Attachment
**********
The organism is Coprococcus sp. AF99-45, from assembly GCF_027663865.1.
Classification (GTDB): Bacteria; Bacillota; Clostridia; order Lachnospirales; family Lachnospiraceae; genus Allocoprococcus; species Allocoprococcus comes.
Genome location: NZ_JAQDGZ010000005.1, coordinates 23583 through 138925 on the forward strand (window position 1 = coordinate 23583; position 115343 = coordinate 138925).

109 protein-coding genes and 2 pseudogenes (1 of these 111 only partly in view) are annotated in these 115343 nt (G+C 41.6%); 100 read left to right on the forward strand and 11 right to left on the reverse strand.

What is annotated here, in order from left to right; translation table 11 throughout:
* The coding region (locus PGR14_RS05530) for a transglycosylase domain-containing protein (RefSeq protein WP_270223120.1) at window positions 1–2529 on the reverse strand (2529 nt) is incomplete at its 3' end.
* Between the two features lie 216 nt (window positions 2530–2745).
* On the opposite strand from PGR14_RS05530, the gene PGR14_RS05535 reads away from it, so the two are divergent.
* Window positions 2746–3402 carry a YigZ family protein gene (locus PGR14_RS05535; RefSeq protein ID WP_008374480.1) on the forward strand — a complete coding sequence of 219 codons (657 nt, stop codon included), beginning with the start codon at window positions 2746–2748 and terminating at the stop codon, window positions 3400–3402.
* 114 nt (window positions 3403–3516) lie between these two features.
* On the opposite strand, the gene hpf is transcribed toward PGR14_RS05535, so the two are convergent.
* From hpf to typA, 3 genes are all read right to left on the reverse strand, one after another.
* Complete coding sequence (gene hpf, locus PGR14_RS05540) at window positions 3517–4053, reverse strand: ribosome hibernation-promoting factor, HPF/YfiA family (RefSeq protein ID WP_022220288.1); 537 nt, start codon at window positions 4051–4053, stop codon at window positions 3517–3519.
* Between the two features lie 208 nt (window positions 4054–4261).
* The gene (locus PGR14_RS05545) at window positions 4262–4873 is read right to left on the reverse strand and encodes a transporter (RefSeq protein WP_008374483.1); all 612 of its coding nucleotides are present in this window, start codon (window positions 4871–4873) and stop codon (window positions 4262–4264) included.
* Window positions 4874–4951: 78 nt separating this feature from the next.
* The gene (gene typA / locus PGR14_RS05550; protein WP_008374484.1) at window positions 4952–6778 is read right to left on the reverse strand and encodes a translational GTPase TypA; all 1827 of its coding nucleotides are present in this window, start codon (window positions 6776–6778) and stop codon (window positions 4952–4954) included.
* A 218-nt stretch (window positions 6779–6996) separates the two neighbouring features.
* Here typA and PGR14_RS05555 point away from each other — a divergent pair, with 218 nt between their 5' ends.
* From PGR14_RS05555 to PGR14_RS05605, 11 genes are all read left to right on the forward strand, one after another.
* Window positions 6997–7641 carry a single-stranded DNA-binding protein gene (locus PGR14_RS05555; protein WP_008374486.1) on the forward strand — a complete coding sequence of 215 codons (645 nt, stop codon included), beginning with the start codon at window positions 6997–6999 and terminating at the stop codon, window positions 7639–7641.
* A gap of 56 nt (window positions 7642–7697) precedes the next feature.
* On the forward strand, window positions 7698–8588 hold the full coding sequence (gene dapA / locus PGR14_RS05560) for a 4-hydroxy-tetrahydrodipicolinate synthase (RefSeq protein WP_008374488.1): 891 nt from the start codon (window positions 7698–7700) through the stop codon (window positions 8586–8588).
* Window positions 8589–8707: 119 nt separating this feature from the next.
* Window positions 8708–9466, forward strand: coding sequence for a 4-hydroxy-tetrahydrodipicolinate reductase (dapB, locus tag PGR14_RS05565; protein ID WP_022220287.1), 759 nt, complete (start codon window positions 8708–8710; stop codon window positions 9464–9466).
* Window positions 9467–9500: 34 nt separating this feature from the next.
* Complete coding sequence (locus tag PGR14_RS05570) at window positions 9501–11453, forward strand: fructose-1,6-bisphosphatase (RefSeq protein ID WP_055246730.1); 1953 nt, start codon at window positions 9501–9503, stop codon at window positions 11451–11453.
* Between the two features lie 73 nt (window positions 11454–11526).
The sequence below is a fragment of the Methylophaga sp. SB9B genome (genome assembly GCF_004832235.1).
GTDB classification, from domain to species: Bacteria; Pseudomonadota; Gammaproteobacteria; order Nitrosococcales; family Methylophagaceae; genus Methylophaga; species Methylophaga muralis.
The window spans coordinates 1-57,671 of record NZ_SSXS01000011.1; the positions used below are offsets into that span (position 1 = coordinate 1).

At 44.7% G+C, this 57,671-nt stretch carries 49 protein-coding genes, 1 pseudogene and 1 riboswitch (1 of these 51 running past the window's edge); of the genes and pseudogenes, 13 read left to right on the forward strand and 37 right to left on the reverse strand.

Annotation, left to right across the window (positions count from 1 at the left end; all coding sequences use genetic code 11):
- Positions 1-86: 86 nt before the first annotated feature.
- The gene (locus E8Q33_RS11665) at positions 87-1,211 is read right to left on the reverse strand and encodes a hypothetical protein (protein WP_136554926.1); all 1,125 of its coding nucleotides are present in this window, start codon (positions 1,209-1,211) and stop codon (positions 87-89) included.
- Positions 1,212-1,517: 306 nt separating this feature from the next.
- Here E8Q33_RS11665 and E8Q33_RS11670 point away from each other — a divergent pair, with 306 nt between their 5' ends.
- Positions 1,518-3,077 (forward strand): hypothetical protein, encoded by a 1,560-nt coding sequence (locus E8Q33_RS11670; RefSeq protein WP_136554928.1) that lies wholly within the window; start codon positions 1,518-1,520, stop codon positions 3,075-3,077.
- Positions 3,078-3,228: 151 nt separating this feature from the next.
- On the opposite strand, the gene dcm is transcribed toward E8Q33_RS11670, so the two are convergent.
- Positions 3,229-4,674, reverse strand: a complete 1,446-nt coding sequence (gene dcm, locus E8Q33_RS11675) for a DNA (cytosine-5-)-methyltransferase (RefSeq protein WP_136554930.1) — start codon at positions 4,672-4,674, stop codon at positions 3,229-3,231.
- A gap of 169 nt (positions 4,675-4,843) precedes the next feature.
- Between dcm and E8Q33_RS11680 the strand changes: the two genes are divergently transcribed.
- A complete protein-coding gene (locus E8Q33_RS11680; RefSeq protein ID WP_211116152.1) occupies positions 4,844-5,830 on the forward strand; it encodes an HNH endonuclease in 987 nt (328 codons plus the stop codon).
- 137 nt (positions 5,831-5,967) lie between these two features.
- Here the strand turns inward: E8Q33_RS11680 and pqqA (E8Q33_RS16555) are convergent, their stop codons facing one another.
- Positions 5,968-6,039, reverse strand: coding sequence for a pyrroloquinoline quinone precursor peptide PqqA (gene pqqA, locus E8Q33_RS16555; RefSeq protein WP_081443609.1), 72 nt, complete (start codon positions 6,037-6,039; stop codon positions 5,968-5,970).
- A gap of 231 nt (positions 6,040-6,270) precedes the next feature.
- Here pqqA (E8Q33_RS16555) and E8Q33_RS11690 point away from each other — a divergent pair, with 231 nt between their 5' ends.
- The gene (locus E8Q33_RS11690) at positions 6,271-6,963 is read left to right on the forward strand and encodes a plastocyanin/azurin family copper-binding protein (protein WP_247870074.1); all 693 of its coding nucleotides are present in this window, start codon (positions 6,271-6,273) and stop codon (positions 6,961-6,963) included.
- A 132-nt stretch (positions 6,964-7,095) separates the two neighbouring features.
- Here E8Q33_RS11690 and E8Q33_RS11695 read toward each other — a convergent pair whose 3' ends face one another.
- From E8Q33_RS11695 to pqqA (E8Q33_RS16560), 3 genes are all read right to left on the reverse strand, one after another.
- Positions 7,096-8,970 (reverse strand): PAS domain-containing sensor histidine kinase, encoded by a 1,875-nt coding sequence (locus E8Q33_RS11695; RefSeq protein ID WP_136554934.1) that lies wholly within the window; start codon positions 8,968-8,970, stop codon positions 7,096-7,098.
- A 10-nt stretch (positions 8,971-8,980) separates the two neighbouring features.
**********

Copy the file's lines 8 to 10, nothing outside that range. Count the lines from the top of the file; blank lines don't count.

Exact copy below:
* On the opposite strand from PGR14_RS05530, the gene PGR14_RS05535 reads away from it, so the two are divergent.
* Window positions 2746–3402 carry a YigZ family protein gene (locus PGR14_RS05535; RefSeq protein ID WP_008374480.1) on the forward strand — a complete coding sequence of 219 codons (657 nt, stop codon included), beginning with the start codon at window positions 2746–2748 and terminating at the stop codon, window positions 3400–3402.
* 114 nt (window positions 3403–3516) lie between these two features.